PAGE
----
PENELOPE To 5 March.

London.

PENELOPE
by Enda Walsh.

Hampstead Theatre Eton Avenue Swiss Cottage NW3 3EU To 5 March 2011.
Mon-Sat 7.30pm Mat Wed 2.30pm & Sat 3pm.
Audio-described 26 Feb 3pm (+ Touch Tour).
Captioned/Post-show Discussion with speech-to-text) 1 March.
Runs 1hr 30min No interval.

TICKETS: 020 7722 9301.
www.hampsteadtheatre.com
Review: Timothy Ramsden 16 February.

A long elaboration on an old theme.
In Homer, decades matter. The Iliad shows the Greeks taking ten years to capture Troy, the Odyssey how Greek hero Ulysses took another ten to return home. Meanwhile, back at the ranch, his wife Penelope was being besieged by unsuitable suitors, taking chances while the hero was away.

Enda Walsh moves the final remnants of those suitors into an empty swimming-pool, their mission to marry ending in a comradeship-of-convenience during a day’s stale routine. Even the barbecue fails to light.

A playwright of verbal extravagance in near-static, surreal-tinged situations, Walsh is a fitting writer for this modernised, yet unlocated, variation on a classical theme. Nowhere’s more static than the opening. There’s blood on the wall; one man, Burns, stares at it, while Quinn, wearing only red underpants, stands proud of his physique but preoccupied with his phallic failure to heat a sausage.

Joined by the older, self-consciously stylish Dunne and contemplative, book-reading Fitz, they are periodically viewed from above through a TV screen by the younger Penelope, languishingly elegant and cased-off in a glass corridor, as they perform for her approval.

Despite a floorshow of verbal pyrotechnics and Quinn’s cabaret of lovers through the ages, including Napoleon and Josephine, Rhett and Scarlett, Penelope’s eventual emergence into their presence, if not their company – she stays above the pool – comes as they slowly move from masculine assertion to Fitz’s moving meditation on love and Burns’ final acknowledgment of a world outside themselves – a realisation making his opening absorption with blood comprehensible.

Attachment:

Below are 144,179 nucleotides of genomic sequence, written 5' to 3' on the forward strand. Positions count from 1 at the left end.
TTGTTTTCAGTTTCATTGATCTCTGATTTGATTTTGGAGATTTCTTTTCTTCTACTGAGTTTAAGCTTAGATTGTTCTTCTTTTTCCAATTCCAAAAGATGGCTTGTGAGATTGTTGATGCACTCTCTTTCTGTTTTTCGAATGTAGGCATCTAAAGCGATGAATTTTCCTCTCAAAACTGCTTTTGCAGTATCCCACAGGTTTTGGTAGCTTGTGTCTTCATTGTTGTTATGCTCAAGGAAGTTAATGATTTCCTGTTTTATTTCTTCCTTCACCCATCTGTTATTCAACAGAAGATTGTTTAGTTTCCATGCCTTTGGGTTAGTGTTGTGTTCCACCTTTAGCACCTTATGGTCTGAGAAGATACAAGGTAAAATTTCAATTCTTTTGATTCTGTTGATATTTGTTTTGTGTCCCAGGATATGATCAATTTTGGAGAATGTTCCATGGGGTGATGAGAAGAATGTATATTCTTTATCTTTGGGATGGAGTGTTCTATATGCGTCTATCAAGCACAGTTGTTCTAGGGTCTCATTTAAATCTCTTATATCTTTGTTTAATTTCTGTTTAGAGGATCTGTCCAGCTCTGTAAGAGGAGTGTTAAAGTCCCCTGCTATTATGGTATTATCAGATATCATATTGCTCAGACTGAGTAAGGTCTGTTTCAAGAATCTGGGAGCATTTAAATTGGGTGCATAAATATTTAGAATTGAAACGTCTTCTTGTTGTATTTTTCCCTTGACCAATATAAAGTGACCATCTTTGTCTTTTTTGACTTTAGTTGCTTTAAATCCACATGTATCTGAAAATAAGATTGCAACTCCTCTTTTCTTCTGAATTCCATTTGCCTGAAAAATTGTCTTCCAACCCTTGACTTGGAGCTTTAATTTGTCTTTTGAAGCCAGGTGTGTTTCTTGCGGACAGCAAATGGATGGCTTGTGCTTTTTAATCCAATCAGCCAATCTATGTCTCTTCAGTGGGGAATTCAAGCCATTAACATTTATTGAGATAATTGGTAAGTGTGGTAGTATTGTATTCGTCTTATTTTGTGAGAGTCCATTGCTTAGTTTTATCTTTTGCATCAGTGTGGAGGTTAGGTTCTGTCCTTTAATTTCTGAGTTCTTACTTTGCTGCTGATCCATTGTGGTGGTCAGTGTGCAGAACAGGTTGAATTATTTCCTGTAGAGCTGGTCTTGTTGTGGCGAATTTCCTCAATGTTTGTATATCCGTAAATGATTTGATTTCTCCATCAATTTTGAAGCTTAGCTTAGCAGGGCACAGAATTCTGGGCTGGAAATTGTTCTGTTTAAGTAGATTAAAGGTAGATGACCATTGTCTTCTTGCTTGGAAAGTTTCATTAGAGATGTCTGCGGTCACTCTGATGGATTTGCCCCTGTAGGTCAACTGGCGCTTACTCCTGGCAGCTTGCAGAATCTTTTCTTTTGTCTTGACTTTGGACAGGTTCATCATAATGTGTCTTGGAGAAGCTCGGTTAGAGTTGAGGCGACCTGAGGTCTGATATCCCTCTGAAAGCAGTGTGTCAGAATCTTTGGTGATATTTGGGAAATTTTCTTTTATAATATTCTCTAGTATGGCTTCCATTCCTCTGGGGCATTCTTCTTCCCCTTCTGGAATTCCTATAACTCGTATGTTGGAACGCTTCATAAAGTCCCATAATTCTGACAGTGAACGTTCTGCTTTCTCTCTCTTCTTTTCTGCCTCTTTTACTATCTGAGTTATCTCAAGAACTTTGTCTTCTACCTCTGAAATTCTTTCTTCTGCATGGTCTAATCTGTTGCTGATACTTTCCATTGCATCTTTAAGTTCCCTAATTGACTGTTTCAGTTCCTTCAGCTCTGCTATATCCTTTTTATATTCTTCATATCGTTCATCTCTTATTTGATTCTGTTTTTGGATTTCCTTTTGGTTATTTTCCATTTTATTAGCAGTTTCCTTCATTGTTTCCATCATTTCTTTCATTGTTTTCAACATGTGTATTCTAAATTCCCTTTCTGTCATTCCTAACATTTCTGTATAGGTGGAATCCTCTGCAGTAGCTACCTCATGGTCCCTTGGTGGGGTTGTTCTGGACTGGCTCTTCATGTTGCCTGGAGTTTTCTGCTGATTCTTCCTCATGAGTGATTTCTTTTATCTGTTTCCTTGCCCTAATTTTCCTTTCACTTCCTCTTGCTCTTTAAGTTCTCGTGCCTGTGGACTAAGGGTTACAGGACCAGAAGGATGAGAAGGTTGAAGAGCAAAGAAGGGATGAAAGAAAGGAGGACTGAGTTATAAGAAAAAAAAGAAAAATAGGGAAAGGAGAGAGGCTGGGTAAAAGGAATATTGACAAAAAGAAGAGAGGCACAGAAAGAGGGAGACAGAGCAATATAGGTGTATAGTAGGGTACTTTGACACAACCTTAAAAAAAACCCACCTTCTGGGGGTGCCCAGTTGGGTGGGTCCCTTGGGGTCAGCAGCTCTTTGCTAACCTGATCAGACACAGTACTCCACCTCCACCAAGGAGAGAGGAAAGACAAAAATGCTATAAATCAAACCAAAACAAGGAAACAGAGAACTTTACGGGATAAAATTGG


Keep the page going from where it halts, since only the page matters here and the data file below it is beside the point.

It’s smartly done. Yet amid the verbal elaboration, the sudden moments of action supercharged with blasts of popular tunes add to a self-consciousness that keeps the characters tied to their playwright. And it’s a lengthy way to make the essential point that male pride and aggression don’t automatically impress.

Mikel Murfi’s cast are exemplary, from Aaron Monaghan as young Woody Allen lookalike Burns (with an un-Allenish intensity) through Karl Shiels’s physically strong, slower-witted Quinn and Denis Conway’s elegantly hopeful Dunne to Fitz, whom Niall Buggy invests with the sense of a mind constantly reflecting, and Olga Wehrly’s Penelope, enigmatical and remote.

Fitz: Niall Buggy.
Dunne: Denis Conway.
Burns: Aaron Monaghan.
Quinn: Karl Shiels.
Penelope: Olga Wehrly.

Director: Mikel Murfi.
Designer: Sabine Dargent.
Lighting: Paul Keogan.
Sound: Gregory Clarke.

2011-02-18 14:52:09

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